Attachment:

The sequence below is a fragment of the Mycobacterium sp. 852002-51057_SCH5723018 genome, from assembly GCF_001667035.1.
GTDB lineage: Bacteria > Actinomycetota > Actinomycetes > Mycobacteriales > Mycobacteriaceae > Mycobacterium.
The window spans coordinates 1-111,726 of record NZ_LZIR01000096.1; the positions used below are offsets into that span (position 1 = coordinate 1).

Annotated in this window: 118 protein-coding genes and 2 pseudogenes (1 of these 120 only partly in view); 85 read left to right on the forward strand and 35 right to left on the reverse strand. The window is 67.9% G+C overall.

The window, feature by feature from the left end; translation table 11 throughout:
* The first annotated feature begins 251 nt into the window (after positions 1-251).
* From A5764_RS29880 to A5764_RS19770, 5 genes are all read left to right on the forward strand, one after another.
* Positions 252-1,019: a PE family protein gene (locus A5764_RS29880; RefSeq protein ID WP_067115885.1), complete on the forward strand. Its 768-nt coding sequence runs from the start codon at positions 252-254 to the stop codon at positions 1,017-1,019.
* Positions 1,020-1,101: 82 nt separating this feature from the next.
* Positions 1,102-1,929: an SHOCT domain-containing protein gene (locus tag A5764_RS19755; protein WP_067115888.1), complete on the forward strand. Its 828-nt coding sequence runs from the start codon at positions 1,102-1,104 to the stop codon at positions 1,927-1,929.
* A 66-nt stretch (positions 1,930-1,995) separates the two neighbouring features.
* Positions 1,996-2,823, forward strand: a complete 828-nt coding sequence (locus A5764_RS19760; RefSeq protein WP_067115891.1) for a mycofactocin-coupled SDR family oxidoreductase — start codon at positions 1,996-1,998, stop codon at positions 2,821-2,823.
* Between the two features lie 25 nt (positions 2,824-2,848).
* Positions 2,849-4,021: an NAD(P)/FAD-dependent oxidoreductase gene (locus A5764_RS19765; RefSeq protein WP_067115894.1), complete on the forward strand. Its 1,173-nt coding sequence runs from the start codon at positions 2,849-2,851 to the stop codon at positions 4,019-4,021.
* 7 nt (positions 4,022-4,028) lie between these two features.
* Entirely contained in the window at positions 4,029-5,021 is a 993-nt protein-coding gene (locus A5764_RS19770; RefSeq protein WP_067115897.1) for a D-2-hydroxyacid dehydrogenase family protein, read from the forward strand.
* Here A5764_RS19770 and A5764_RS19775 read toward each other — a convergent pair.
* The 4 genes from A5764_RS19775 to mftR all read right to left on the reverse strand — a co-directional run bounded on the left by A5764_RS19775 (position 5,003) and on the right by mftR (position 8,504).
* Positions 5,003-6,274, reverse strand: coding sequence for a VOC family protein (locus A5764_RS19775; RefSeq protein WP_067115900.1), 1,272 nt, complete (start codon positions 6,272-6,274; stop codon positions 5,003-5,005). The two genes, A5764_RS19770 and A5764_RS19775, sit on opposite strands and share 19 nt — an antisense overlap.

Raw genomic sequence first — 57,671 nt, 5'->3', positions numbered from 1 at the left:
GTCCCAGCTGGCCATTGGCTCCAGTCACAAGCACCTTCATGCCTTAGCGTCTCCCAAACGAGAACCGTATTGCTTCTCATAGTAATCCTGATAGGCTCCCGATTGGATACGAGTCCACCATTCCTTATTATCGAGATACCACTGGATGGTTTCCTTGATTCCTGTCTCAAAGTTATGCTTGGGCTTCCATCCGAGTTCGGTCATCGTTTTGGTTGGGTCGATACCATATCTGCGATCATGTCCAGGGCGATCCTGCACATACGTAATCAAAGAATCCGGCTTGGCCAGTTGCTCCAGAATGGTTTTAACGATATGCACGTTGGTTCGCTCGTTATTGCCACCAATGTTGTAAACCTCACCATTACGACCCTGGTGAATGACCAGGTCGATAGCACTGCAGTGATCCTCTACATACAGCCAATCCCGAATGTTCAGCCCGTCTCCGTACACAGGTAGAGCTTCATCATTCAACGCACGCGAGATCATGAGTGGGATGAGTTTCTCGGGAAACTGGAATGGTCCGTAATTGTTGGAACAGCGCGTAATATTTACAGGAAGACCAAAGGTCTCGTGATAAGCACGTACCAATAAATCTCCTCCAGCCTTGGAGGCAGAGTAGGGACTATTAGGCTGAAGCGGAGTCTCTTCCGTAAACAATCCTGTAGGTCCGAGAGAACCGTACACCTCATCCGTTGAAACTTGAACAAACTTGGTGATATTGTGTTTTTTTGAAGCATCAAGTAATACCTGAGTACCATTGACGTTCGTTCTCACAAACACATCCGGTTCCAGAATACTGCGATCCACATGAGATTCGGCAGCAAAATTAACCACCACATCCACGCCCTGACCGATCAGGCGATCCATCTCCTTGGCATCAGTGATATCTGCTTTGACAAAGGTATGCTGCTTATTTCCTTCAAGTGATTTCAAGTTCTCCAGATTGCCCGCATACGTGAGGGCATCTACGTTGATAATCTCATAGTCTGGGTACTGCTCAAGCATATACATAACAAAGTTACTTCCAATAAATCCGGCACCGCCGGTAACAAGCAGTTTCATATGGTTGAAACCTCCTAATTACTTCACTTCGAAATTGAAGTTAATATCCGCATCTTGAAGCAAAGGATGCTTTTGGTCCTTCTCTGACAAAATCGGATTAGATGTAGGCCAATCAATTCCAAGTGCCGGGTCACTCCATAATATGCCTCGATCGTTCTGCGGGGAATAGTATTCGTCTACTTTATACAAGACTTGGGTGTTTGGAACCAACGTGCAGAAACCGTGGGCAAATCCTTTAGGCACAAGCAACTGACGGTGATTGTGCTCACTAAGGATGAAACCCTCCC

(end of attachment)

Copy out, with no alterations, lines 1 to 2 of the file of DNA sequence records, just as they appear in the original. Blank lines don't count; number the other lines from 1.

The sequence below is a fragment of the Mycobacterium sp. 852002-51057_SCH5723018 genome, from assembly GCF_001667035.1.
GTDB lineage: Bacteria > Actinomycetota > Actinomycetes > Mycobacteriales > Mycobacteriaceae > Mycobacterium.